Even before US President Donald Trump asked Apple about a year ago to "start doing damn computers and things in this country," the company had tried to improve its image in 2012 with the slogan "Made in USA" Apple CEO Tim Cook announced that the new Mac Pro will be produced exclusively in the United States, after which "manufacturing" has become a "assembling" of devices in Texas, as in Bahovitsa, for example, we "assembled" of the Chinese concern Great Wall.
In the case of Apple, this meant that most of the components were still produced in China and only assembled in Texas. But even this obviously overestimates local industry capabilities.
According to New York Times, the concern had to postpone delivery of high performance cylindrical computers, as the local supplier could not produce more than 1000 bolts per day even during the trial phase. When mass production began, Apple bought the screws from China, made clear in the material.
Bolt deficiency is just one of several problems that have delayed supplying Mac Pro for months, sources from the New York Times reported. Only in December 2018 the high-performance computer has finally come into the market. The difficulty of building a relatively small number of computers in Texas illustrates what Apple would expect if it relocates a significant portion of its production from China to the United States. Apple has found that no other country can pass China on the scale, opportunities, infrastructure and low costs. Certainly not the United States.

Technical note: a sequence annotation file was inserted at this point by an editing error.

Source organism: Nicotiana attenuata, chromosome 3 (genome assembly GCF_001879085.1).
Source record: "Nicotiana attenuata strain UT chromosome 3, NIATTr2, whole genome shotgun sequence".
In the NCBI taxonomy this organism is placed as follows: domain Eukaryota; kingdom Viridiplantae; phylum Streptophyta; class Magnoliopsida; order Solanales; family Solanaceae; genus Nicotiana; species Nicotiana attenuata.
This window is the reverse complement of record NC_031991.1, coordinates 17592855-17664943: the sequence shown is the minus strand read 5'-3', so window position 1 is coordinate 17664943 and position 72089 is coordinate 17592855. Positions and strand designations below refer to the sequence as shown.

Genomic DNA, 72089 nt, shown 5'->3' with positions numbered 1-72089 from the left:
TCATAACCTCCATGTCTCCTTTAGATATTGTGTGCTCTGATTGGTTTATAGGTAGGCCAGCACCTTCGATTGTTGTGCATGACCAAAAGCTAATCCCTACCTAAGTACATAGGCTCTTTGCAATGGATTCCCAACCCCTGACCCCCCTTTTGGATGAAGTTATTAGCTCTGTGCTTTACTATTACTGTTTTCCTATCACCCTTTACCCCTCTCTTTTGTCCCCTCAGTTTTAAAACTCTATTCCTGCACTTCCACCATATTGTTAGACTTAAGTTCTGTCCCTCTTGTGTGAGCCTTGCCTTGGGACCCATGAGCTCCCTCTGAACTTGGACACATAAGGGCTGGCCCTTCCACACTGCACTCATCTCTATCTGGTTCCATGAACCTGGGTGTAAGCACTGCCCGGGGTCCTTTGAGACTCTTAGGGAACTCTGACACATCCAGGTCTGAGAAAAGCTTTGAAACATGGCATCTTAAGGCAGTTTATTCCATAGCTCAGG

"The opportunities here are just amazing," Apple CEO Tim Cook said at a conference in China in late 2017. To produce Apple products, he needed the best machines and people who knew how to do it "In the United States, we can hold a broad meeting of tool engineers and I'm not sure we can fill a room," Cook said. "In China you can fill up several football pitches with them."
The final assembly of additional equipment in the United States in the future is more than unlikely, not only because of the lack of industrial capabilities in the country. This is a labor-intensive part of production, which is why labor costs play a decisive role. Apple pays not just a local minimum wage of about $ 2.10 per hour, but about $ 3.15 an hour, the New York Times writes. In the US, the company will have to pay for such jobs much higher wages. So Mac Pro will become not only one of the most powerful but also one of the most expensive computers.
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